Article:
Post by Froneck on Tue May 05, 2015 2:17 pm

I make my crowning hone with a long pilot that just fits the bore. Roughed on the lathe then ground in my tool and cutter grinder so the crown and pilot are concentric. I undercut the pilot about a 1/2" away from the crown so compound don't lap my bore. Then lap with barrel pointed down so compound don't get to the pilot.

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Re: Muzzle crowning

Post by Jerry Keefer on Tue May 05, 2015 3:55 pm

Because the projectile usually gets more support from the grooves than the lands in most cases, it's better to indicate off the grooves and single point from the inside out.... Sharp mini carbide boring bar, no lapping necessary. If a pilot doesn't rotate, I don't want it in the bore..

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Re: Muzzle crowning

Post by Froneck on Thu May 07, 2015 8:53 am

However no matter how sharp a cutter either new or resharpened Carbide, Cobalt, High Speed Steel or Carbon Steel will cut so well that it will not leave a remaining burr because of the force required to cut steel even aluminum (though I know of no aluminum barrel) in either direction though the "out side will be larger than the in. If making a barrel from a blank I do cut the crown as mentioned or if the crown has been damaged I will re-cut it as described indicating in two places to assure concentricity  and alignment with the bore but I always Finish with a lap! Furthermore I see that as the conical section of the lap is cutting the crown it too is being cut and a very small fine radius is formed on the ends of the cut and serves to put a very small radius at the ends of the crown Though being very small and microscopic the transition becomes very smooth especially when using 600 grit and finer that is impossible to accomplish with any type of edged cutting tool no matter how light a cut is taken. As far as the pilot doing anything to the bore being turned by hand is not an issue. A clean, smooth and polished pilot will do far less to the bore than hundreds of bullets being pushed at great speed through the bore being Lead" or Copper containing various unknown contaminants not to mention a cleaning rod especially an aluminum one. Thought I haven't tried it yet I did purchase a jig grinder and will try that one day. I would say it would be a far better way to finish a crown that was cut in the lathe with a micro carbide boring bar by using the Tool Post Grinder.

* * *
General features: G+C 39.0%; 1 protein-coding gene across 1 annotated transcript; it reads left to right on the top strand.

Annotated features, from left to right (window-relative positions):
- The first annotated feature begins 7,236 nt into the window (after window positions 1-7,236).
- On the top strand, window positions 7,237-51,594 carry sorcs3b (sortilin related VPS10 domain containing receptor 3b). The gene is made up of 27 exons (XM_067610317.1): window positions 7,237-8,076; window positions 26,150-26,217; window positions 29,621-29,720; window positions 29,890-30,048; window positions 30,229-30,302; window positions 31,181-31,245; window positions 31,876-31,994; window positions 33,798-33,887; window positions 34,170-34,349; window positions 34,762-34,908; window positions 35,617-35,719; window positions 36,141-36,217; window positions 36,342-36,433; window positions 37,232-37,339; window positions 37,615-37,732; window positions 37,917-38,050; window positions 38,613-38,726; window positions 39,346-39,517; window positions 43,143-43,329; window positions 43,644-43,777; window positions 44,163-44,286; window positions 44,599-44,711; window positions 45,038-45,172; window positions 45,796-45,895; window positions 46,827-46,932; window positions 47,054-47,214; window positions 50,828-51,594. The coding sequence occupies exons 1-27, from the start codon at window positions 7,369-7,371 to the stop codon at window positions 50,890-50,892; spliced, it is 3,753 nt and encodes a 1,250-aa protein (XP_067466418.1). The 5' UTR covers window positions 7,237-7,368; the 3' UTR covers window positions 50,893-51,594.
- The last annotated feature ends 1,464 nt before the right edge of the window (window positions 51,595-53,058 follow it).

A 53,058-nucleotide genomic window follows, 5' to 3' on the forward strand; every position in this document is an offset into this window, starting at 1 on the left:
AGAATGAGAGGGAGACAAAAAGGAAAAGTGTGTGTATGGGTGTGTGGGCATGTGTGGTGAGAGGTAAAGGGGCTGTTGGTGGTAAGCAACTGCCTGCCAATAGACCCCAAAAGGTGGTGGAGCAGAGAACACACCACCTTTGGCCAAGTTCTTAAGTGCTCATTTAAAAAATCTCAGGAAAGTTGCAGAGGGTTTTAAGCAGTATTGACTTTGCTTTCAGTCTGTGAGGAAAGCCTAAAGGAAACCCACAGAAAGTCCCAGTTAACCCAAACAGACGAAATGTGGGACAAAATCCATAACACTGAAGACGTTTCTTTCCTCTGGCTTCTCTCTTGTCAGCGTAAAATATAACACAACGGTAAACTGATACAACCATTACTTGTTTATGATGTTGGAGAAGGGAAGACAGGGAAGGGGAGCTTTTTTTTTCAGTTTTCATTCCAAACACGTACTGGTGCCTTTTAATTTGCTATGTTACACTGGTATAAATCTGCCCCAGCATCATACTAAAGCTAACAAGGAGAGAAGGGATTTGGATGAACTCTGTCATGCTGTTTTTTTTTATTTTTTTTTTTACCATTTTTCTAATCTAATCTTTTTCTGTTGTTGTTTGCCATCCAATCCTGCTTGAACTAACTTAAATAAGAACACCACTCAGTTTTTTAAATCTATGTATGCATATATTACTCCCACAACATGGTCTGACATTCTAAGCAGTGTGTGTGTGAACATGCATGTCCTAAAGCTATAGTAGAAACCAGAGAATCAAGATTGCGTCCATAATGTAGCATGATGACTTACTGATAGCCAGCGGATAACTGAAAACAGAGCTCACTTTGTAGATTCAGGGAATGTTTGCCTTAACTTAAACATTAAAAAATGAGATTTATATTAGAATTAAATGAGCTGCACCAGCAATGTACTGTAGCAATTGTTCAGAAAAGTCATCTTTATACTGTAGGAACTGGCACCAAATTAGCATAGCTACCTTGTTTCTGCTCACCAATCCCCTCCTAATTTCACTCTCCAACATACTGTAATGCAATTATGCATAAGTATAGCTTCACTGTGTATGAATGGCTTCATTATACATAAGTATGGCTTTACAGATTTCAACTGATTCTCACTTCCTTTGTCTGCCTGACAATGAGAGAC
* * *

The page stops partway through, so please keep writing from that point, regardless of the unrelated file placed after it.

Frank


Last edited by Froneck on Thu May 07, 2015 11:15 am; edited 1 time in total

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Re: Muzzle crowning

Post by Wobbley on Thu May 07, 2015 9:30 am

When I did rifle barreling I used these.http://shop.pacifictoolandgauge.com/index.php?main_page=product_info&cPath=312_10_45&products_id=559.  If I used a quality barrel they shot in the twos (.200 to .299).  I see no reason to treat pistols any different.